Epps House Program Aimed At Improving Race Relations

Plan to Enable Discussion of Race, Gender, Religion

Dean of Students Archie C. Epps III has created a program for the houses to enable students and faculty to discuss issues of race, gender and religion as part of his campaign to improve race relations at the College.

Epps plans to implement the program in Mather House and Currier House in the spring, he said in an interview this week.

"I think it is a great idea," said Min Ku, a resident tutor in Currier House. "I am sure it will help student relations in the house."

Epps said the idea stems from another program, introduced in September, in which faculty members attend first-year proctor meetings to discuss race-related issues.

Epps stressed that the status of race relations was not a factor in selecting houses for the experiment.


"These houses were chosen for positive reasons," Epps said. "There was a commitment and an interest in doing the program and an availability of faculty resources."

The purpose of the program is to relate issues of race with other campus concerns. Tutors at Mather House have decided to combine discussions of race, ethnicity and gender.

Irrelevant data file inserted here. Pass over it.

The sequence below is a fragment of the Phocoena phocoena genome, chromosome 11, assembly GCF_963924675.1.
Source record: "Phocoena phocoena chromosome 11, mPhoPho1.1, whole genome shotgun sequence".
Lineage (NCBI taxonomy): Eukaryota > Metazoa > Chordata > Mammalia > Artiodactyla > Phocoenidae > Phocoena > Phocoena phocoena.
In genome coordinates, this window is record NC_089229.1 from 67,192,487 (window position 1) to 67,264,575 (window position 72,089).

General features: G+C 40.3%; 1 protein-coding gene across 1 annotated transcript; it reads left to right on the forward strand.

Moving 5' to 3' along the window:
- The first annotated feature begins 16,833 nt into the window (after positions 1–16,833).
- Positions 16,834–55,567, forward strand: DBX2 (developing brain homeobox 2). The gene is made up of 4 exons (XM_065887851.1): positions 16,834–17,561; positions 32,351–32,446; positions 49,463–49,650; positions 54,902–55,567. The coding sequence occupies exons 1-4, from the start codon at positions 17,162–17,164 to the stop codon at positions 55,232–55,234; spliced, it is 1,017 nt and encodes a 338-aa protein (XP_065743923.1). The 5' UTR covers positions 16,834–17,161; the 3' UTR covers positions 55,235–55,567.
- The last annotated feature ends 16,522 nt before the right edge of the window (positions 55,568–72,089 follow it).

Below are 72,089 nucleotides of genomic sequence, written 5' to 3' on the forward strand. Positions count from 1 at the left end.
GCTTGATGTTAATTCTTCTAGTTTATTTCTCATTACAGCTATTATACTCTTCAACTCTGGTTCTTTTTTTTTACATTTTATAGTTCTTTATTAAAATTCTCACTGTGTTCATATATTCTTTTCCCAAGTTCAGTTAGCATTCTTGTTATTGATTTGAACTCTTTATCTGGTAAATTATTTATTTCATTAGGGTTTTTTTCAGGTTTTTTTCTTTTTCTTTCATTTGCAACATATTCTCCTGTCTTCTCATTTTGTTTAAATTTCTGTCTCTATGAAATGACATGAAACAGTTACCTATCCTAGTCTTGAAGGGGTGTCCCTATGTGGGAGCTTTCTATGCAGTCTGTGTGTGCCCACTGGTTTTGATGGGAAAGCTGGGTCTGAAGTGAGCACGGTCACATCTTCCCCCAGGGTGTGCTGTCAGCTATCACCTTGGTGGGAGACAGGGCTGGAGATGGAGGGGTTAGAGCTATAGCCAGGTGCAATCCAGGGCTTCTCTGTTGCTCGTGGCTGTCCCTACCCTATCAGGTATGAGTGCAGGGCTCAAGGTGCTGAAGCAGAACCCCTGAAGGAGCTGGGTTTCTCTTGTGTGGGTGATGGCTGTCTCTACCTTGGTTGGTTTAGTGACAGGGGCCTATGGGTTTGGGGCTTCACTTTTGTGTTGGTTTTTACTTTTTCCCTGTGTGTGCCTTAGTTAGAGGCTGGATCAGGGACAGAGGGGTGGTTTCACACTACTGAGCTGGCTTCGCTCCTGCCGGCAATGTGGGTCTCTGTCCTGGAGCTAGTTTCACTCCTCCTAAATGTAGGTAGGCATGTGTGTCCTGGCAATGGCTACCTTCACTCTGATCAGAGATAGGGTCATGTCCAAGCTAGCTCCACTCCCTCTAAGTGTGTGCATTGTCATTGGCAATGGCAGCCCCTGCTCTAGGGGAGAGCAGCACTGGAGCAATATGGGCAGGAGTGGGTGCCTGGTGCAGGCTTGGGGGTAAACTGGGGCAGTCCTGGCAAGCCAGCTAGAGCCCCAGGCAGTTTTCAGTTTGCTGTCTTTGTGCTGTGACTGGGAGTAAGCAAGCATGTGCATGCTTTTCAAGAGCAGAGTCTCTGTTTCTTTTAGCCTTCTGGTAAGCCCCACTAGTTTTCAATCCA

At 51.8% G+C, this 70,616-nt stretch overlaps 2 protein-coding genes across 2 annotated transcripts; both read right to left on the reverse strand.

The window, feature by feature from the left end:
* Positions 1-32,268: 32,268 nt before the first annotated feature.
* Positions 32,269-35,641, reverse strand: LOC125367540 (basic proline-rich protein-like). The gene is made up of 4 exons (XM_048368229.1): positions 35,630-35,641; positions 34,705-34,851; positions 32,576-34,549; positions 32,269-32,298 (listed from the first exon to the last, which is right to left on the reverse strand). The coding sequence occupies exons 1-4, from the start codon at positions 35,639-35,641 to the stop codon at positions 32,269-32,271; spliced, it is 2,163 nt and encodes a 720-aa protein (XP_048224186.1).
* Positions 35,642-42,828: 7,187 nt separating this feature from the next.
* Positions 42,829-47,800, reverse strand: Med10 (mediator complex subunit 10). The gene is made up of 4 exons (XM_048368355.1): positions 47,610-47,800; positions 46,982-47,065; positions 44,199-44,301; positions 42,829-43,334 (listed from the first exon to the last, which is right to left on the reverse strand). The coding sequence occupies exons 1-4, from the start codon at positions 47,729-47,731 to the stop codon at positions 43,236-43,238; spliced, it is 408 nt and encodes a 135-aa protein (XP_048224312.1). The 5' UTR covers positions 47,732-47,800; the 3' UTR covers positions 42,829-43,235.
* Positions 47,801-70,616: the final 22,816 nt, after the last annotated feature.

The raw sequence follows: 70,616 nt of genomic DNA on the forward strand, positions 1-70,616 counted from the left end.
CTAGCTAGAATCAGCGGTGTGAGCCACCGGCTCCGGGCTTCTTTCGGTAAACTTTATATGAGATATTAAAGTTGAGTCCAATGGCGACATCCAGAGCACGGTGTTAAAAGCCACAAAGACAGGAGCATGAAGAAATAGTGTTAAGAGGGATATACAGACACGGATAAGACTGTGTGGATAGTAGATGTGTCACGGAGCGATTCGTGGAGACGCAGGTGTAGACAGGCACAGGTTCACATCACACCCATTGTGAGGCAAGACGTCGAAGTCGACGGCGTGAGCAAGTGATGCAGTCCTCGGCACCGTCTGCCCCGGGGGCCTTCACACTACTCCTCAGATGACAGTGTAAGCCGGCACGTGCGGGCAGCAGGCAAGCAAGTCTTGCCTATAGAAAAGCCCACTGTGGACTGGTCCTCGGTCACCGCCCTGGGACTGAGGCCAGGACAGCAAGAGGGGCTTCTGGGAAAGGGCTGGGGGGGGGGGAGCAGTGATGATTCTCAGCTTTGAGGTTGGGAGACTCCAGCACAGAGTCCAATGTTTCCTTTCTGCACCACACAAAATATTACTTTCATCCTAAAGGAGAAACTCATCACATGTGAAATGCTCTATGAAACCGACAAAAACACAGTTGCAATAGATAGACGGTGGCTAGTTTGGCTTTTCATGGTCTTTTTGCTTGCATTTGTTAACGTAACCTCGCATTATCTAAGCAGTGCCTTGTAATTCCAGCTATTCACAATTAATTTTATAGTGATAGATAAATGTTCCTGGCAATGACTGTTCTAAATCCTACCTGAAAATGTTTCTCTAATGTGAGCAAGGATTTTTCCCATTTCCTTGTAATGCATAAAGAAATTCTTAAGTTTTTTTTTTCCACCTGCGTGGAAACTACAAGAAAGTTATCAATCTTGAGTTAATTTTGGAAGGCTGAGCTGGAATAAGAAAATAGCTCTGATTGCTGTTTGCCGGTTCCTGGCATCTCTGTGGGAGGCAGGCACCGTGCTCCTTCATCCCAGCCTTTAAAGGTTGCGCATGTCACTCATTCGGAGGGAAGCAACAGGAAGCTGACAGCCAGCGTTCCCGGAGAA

One proposal in Mather is screening films which relate to racial and gender issues, including "Jungle Fever" and "The Philadelphia Story." Other suggested events include lectures by visiting faculty, such as filmmaker Spike Lee and author Jamaica Kincaid.

In Currier House, tutors plan joint discussions of race and religious pluralism. Tentative plans include panel discussions on topics such as multiculturalism versus cultural identity, and interracial relations and dating.

"[Religious pluralism] is an important issue," Ku said. "The presence of many religions oftenleads to misunderstandings."

Next year, tutors are thinking of implementinga house seminar on issues of race and religiouspluralism

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